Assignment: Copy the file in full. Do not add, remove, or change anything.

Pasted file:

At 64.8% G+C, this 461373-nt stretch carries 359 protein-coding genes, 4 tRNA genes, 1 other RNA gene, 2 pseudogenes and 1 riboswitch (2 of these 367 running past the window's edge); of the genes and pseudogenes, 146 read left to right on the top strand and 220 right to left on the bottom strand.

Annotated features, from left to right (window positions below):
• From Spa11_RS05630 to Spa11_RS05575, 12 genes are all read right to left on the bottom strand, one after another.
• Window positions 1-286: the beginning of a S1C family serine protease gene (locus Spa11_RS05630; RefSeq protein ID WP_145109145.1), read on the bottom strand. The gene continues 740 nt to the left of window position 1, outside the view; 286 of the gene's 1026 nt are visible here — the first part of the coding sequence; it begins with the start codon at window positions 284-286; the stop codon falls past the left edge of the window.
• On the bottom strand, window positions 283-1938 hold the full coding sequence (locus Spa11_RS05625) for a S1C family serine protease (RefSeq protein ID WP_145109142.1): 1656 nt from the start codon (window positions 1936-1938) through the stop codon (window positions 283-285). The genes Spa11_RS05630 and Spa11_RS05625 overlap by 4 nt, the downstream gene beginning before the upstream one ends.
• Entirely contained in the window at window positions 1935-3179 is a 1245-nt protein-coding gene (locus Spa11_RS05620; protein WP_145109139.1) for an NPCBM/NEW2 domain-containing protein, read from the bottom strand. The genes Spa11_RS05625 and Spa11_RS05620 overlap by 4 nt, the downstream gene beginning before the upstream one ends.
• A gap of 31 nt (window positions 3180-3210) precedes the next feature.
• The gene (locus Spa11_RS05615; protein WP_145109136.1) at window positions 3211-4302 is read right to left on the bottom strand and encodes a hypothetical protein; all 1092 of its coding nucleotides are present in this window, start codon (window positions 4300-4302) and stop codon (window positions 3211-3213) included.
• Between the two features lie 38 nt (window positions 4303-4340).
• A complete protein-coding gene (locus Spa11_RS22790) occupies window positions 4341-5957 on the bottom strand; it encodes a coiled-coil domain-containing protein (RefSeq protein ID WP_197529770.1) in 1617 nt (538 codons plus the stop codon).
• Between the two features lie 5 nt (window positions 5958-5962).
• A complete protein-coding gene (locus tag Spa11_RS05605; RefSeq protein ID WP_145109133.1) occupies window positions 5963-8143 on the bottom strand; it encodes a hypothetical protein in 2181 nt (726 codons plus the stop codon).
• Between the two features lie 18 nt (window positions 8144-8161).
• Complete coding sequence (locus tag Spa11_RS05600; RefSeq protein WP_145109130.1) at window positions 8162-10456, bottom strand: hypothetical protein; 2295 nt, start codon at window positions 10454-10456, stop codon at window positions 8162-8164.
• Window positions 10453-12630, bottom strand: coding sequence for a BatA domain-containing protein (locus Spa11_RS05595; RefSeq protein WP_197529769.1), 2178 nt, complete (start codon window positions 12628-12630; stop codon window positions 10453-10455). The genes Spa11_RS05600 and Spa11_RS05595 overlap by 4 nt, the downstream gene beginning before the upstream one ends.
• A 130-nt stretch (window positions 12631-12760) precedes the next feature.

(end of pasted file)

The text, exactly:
At 64.8% G+C, this 461373-nt stretch carries 359 protein-coding genes, 4 tRNA genes, 1 other RNA gene, 2 pseudogenes and 1 riboswitch (2 of these 367 running past the window's edge); of the genes and pseudogenes, 146 read left to right on the top strand and 220 right to left on the bottom strand.

Annotated features, from left to right (window positions below):
• From Spa11_RS05630 to Spa11_RS05575, 12 genes are all read right to left on the bottom strand, one after another.
• Window positions 1-286: the beginning of a S1C family serine protease gene (locus Spa11_RS05630; RefSeq protein ID WP_145109145.1), read on the bottom strand. The gene continues 740 nt to the left of window position 1, outside the view; 286 of the gene's 1026 nt are visible here — the first part of the coding sequence; it begins with the start codon at window positions 284-286; the stop codon falls past the left edge of the window.
• On the bottom strand, window positions 283-1938 hold the full coding sequence (locus Spa11_RS05625) for a S1C family serine protease (RefSeq protein ID WP_145109142.1): 1656 nt from the start codon (window positions 1936-1938) through the stop codon (window positions 283-285). The genes Spa11_RS05630 and Spa11_RS05625 overlap by 4 nt, the downstream gene beginning before the upstream one ends.
• Entirely contained in the window at window positions 1935-3179 is a 1245-nt protein-coding gene (locus Spa11_RS05620; protein WP_145109139.1) for an NPCBM/NEW2 domain-containing protein, read from the bottom strand. The genes Spa11_RS05625 and Spa11_RS05620 overlap by 4 nt, the downstream gene beginning before the upstream one ends.
• A gap of 31 nt (window positions 3180-3210) precedes the next feature.
• The gene (locus Spa11_RS05615; protein WP_145109136.1) at window positions 3211-4302 is read right to left on the bottom strand and encodes a hypothetical protein; all 1092 of its coding nucleotides are present in this window, start codon (window positions 4300-4302) and stop codon (window positions 3211-3213) included.
• Between the two features lie 38 nt (window positions 4303-4340).
• A complete protein-coding gene (locus Spa11_RS22790) occupies window positions 4341-5957 on the bottom strand; it encodes a coiled-coil domain-containing protein (RefSeq protein ID WP_197529770.1) in 1617 nt (538 codons plus the stop codon).
• Between the two features lie 5 nt (window positions 5958-5962).
• A complete protein-coding gene (locus tag Spa11_RS05605; RefSeq protein ID WP_145109133.1) occupies window positions 5963-8143 on the bottom strand; it encodes a hypothetical protein in 2181 nt (726 codons plus the stop codon).
• Between the two features lie 18 nt (window positions 8144-8161).
• Complete coding sequence (locus tag Spa11_RS05600; RefSeq protein WP_145109130.1) at window positions 8162-10456, bottom strand: hypothetical protein; 2295 nt, start codon at window positions 10454-10456, stop codon at window positions 8162-8164.
• Window positions 10453-12630, bottom strand: coding sequence for a BatA domain-containing protein (locus Spa11_RS05595; RefSeq protein WP_197529769.1), 2178 nt, complete (start codon window positions 12628-12630; stop codon window positions 10453-10455). The genes Spa11_RS05600 and Spa11_RS05595 overlap by 4 nt, the downstream gene beginning before the upstream one ends.
• A 130-nt stretch (window positions 12631-12760) precedes the next feature.